340 F2d 797 Smith v. United States

340 F.2d 797

Raymond L. E. SMITH, Appellant,
v.
UNITED STATES of America, Appellee.

No. 17827.

United States Court of Appeals District of Columbia Circuit.

Argued October 22, 1964.

Decided December 10, 1964.

Mr. Theodore E. Lombard, Washington, D. C. (appointed by this court), for appellant.

Mr. Henry H. Jones, Asst. U. S. Atty., with whom Messrs. David C. Acheson, U. S. Atty., and Frank Q. Nebeker and Victor W. Caputy, Asst. U. S. Attys., were on the brief, for appellee.

Before BAZELON, Chief Judge, and BURGER and WRIGHT, Circuit Judges.

PER CURIAM.

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1

Appellant was convicted of robbery. 22 D.C.CODE § 2901 (1961). His primary contention on appeal relates to the sufficiency of the evidence. We have examined the entire record. We conclude that there is sufficient evidence to support the jury finding of guilty.

2

Appellant also contends that it was plain error for the court to admit evidence of the complaining witness' extra-judicial identification of appellant. The complaining witness testified, on direct examination, that he had identified the appellant during a police lineup held several days after the robbery. A police officer who was present during the line-up also testified, on direct examination, to the identification made by the complaining witness.

3

In some jurisdictions, evidence of an extra-judicial identification is inadmissible, except when the circumstances would justify admitting any prior consistent statement made by a witness.1 Other authorities suggest that such evidence may be admitted more freely.2 In prior cases we have not reached the question of admissibility of such evidence but held merely that its admission in the circumstances of those cases did not prejudice the defendant. Williams v. United States, 119 U.S.App.D.C. ____, 338 F.2d 530 (1964); Baber v. United States, 116 U.S.App.D.C. 358, 324 F.2d 390 (1963), cert. denied, 376 U.S. 972, 84 S.Ct. 1139, 12 L.Ed.2d 86 (1964); Harrod v. United States, 58 App.D.C. 254, 29 F.2d 454 (1928); Leeper v. United States, 117 U.S.App.D.C. 310, 329 F.2d 878, cert. denied, 377 U.S. 959, 84 S.Ct. 1641, 12 L.Ed.2d 502 (1964).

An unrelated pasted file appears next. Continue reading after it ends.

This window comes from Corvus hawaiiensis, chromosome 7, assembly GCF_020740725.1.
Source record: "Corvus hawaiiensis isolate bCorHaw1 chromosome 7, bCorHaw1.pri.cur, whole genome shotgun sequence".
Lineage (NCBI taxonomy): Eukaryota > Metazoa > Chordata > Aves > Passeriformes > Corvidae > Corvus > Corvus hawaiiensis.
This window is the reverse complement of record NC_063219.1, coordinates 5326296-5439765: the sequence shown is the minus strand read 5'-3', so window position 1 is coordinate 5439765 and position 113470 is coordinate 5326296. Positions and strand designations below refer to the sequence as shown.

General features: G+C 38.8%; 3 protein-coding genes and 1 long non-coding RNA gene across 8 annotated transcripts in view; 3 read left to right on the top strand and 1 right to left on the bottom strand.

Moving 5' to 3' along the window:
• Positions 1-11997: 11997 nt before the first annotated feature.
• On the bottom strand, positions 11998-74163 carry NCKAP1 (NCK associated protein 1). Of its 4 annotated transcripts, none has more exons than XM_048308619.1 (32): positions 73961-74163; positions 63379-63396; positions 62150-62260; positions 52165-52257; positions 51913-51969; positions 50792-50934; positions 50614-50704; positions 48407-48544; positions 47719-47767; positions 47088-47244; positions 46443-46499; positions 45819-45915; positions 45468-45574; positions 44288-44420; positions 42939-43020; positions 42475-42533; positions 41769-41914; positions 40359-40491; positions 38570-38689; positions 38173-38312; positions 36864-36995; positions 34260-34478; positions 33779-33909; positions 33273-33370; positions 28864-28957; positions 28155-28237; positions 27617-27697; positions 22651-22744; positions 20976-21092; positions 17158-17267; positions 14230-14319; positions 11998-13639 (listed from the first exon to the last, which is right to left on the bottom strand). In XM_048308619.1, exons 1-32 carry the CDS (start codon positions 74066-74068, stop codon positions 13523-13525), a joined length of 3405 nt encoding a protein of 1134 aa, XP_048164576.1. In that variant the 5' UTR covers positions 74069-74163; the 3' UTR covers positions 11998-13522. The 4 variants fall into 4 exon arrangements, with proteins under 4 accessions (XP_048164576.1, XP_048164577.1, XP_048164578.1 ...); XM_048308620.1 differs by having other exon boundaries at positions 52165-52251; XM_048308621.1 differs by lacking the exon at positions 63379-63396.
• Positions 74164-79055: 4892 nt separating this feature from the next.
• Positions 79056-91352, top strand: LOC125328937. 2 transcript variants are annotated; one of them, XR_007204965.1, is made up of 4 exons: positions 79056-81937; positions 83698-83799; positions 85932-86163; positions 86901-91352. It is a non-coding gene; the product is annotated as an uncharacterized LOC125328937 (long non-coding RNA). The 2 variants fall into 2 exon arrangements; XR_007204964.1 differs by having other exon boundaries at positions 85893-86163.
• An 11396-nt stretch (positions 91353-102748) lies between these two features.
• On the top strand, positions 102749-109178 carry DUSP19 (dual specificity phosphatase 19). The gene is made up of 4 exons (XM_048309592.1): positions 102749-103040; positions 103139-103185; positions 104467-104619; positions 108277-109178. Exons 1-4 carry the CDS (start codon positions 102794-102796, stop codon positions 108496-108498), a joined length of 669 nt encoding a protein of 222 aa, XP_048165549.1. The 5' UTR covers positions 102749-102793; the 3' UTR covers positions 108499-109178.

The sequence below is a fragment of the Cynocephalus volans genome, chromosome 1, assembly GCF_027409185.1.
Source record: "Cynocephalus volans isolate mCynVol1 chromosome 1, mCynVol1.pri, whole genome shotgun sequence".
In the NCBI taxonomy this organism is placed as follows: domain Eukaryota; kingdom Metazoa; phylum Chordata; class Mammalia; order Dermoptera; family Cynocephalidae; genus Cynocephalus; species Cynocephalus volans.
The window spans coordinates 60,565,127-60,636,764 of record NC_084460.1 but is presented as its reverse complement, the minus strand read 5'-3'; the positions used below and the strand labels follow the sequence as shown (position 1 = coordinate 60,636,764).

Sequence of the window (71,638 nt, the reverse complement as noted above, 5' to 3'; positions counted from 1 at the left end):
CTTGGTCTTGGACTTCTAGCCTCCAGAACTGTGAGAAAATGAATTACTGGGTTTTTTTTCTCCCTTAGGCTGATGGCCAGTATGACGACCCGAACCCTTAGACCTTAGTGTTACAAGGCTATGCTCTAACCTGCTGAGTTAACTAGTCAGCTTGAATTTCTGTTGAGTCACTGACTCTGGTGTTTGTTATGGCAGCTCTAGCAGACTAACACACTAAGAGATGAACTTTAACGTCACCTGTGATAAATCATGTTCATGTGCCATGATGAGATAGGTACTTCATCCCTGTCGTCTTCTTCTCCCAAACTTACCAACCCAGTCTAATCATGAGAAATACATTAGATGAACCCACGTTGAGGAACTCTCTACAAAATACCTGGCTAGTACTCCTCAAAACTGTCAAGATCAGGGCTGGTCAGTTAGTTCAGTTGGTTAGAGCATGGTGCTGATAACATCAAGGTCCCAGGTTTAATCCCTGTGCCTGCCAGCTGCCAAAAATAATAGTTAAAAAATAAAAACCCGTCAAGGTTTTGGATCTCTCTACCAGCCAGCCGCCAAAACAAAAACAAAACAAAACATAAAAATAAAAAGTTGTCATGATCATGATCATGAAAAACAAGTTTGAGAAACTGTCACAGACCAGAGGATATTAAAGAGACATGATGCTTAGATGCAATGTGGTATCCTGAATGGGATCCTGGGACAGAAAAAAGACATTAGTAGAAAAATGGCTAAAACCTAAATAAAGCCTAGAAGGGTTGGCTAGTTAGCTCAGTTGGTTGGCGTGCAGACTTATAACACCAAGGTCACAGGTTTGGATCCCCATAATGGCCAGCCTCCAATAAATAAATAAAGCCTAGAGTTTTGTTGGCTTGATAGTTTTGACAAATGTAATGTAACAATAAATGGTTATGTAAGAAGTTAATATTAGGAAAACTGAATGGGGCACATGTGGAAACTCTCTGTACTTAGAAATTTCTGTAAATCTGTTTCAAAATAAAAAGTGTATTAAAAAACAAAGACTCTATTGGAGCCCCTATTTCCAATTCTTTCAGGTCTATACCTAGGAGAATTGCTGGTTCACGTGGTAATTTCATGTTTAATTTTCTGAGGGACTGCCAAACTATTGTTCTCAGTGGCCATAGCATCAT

4

In this case, the evidence was admitted without objection by defense counsel. In the circumstances of this case, we find no "[p]lain errors or defects affecting substantial rights." Rule 52(b), FED.R.CRIM.P.

5

Affirmed.

Notes:

1

Poole v. United States, 9 Cir., 97 F.2d 423 (1938); Trimble v. State, 227 Ark. 867, 302 S.W.2d 83 (1957); People v. Cioffii, 1 N.Y.2d 70, 150 N.Y.S.2d 192, 133 N.E.2d 703 (1956); People v. Trowbridge, 305 N.Y. 471, 113 N.E.2d 841 (1953); People v. Hagedorny, 272 App. Div. 830, 70 N.Y.S.2d 511 (1947); Thompson v. State, 223 Ind. 39, 58 N.E. 2d 112 (1944). See generally,Comment, 19 MD.L.REV. 201 (1959); see also 109 U.PA.L.REV. 1182 (1961); 36 MINN.L. REV. 530 (1952).

2

E.g., United States v. Forzano, 2 Cir., 190 F.2d 687 (1951) (to corroborate unimpeached courtroom identification); Bolling v. United States, 4 Cir., 18 F.2d 863 (1927) (same); 4 WIGMORE, EVIDENCE § 1130, p. 208 (3d ed. 1940) (same); cf. McCORMICK, EVIDENCE § 49, pp. 109-110 (1954) (state may show rape prosecutrix' complaint made within reasonable time of alleged act even absent impeachment). See also People v. Spinello, 303 N.Y. 193, 101 N.E.2d 457 (1951) (witness' testimony to own prior identification of accused admissible substantively for any purpose); Uniform Rule of Evidence 63(1), HANDBOOK OF THE NATIONAL CONFERENCE OF COMMISSIONERS ON UNIFORM STATE LAWS 197 (1953) (hearsay declaration admissible substantively if declarant present and subject to cross-examination); McCORMICK, supra, § 39 (same); Rule 503, AMERICAN LAW INSTITUTE, MODEL CODE OF EVIDENCE 231 (1942) (hearsay declaration admissible substantively if declarant unavailable as witness or present and subject to cross-examination).